I think I can speak accurately for the both of us when I say we like to question things we do not understand. We are both educators by career choice, so naturally we enjoy asking questions and learning. While learning usually comes easy to us, we learned this is not necessarily the case with things like mortgages and taxes and such. We endured learning the truth behind the "truth in lending" forms, which is neither truthful nor does it relate to lending. [DISCUSS!] And then the conversation turned to an even more weird subject:
"OK, this next form...this one profects the loan," Loan Officer said nervously, as if she dreaded yet another question from this inquisitive couple.
I said to Wife, "Oh, OK...this one is easy. It protects the loan."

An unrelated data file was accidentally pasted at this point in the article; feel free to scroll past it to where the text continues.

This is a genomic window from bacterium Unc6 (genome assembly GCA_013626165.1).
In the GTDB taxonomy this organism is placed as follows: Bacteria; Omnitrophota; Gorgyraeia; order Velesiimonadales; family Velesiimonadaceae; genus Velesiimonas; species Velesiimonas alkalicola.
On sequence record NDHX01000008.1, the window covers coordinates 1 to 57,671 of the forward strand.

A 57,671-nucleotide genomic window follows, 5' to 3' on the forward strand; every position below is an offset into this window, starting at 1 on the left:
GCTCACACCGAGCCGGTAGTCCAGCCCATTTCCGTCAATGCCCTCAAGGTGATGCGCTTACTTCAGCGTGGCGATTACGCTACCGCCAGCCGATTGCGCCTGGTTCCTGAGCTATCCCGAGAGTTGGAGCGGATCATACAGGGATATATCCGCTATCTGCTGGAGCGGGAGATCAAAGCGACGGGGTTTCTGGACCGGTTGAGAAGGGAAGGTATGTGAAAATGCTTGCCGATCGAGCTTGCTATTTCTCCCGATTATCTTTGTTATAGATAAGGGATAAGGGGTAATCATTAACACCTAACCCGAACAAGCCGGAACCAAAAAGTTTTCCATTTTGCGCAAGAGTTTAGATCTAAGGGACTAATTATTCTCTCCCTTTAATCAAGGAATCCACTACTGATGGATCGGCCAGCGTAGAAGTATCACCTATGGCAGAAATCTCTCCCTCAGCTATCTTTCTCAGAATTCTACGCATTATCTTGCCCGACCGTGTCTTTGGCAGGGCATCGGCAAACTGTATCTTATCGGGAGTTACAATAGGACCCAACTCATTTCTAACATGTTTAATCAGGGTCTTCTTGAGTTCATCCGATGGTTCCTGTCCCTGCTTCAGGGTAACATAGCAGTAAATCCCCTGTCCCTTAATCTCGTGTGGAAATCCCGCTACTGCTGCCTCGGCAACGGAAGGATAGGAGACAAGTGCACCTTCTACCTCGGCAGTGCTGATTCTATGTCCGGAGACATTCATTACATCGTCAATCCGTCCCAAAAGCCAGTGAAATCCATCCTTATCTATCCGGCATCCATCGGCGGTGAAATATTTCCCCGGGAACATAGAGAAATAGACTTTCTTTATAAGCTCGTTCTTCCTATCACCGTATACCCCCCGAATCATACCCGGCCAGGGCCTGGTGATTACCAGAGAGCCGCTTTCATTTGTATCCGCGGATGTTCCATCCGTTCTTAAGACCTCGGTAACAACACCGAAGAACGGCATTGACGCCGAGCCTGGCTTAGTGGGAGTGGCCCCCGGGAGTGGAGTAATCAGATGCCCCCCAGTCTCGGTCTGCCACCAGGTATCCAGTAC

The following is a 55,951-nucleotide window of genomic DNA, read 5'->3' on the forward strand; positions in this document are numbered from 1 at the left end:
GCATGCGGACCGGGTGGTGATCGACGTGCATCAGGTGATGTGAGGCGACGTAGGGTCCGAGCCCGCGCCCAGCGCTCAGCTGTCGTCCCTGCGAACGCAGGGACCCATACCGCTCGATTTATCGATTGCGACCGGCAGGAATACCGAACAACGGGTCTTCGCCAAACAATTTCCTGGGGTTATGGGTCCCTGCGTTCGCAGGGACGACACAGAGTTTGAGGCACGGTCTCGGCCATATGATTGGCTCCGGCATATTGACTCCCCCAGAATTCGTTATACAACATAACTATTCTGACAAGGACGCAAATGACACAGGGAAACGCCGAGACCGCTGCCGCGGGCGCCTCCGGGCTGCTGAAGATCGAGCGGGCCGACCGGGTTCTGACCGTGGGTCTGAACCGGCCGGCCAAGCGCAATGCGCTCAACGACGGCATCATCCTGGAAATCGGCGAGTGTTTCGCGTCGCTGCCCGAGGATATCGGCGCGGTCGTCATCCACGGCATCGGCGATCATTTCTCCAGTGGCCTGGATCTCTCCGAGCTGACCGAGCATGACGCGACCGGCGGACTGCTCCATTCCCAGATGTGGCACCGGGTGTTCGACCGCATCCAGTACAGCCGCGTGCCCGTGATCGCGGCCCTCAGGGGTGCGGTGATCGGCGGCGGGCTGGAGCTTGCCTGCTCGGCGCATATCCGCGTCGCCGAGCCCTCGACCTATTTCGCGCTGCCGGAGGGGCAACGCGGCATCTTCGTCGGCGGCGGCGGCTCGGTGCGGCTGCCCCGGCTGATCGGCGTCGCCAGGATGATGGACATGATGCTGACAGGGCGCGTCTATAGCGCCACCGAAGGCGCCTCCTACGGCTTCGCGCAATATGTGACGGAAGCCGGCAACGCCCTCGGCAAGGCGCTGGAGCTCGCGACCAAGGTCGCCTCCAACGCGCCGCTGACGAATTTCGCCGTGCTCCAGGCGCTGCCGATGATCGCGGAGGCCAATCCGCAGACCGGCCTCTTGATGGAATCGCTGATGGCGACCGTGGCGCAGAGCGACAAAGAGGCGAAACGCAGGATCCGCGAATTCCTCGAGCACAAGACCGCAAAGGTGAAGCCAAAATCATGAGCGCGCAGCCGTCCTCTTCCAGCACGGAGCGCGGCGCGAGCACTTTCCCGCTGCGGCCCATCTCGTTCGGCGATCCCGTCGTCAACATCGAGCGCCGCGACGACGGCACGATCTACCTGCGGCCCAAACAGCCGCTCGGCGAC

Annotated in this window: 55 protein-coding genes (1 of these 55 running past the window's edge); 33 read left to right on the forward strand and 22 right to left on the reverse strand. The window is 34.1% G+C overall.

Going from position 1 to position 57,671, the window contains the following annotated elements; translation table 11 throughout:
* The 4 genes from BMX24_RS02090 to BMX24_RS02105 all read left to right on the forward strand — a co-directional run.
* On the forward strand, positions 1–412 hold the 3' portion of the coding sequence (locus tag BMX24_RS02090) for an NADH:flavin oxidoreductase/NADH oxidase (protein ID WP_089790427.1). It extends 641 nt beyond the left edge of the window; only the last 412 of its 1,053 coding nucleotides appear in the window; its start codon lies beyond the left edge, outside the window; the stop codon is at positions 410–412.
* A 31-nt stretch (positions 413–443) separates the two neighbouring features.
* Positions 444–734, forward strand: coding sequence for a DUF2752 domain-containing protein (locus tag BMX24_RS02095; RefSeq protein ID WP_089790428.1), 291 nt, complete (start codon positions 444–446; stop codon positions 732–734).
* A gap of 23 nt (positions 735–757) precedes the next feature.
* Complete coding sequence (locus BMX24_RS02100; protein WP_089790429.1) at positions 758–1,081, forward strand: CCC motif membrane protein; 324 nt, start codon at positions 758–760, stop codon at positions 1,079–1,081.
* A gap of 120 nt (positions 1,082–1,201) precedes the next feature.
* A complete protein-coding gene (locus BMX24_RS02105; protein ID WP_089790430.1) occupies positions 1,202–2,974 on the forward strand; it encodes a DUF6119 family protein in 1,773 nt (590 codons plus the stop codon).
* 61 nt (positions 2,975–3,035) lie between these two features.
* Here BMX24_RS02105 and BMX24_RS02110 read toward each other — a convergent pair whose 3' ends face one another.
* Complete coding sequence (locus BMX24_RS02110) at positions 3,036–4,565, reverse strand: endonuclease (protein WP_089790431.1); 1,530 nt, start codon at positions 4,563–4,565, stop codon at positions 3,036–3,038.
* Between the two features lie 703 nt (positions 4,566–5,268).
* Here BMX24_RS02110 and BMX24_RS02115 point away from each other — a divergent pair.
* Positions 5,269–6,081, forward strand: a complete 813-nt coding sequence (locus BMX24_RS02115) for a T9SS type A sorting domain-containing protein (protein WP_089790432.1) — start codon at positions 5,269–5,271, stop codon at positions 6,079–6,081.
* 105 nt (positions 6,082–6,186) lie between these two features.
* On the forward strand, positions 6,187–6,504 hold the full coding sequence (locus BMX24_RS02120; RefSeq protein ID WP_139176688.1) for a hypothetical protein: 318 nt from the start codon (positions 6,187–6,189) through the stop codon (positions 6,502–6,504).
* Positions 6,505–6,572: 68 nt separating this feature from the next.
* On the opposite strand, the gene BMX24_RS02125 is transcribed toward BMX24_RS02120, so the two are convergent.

"No," Loan Officer said. "It profects the loan," again with the nervous look as if to say, "I really need a cigarette...please do not ask another question."
Wife and I looked at each other, blinked twice, wondered what the hell the word profect actually means, and decided to just sign the damn form. And all was well. We got the house...
...and now, almost three years later, we use the word profect all the time. It's perfect for things like, "Sweetie, I just profected our taxes." Or, "I'm going to profect the lawn because it needs to be cut." Or even, "I need to profect this paper because it is due tomorrow." It's a random verb that is positive (perhaps one may find it a little obscene) (WHAT?), emotes progress, accomplishment, or presentation. I mean, it did something to our loan that enabled us to borrow the money, right?
Seriously, if anyone knows what in the world this term actually means, please feel free to comment here. I've not found anything like it in any dictionary, though admittedly I am not certain I'm spelling the word correctly.
OK, I'm off to grade papers that my students profected earlier this week.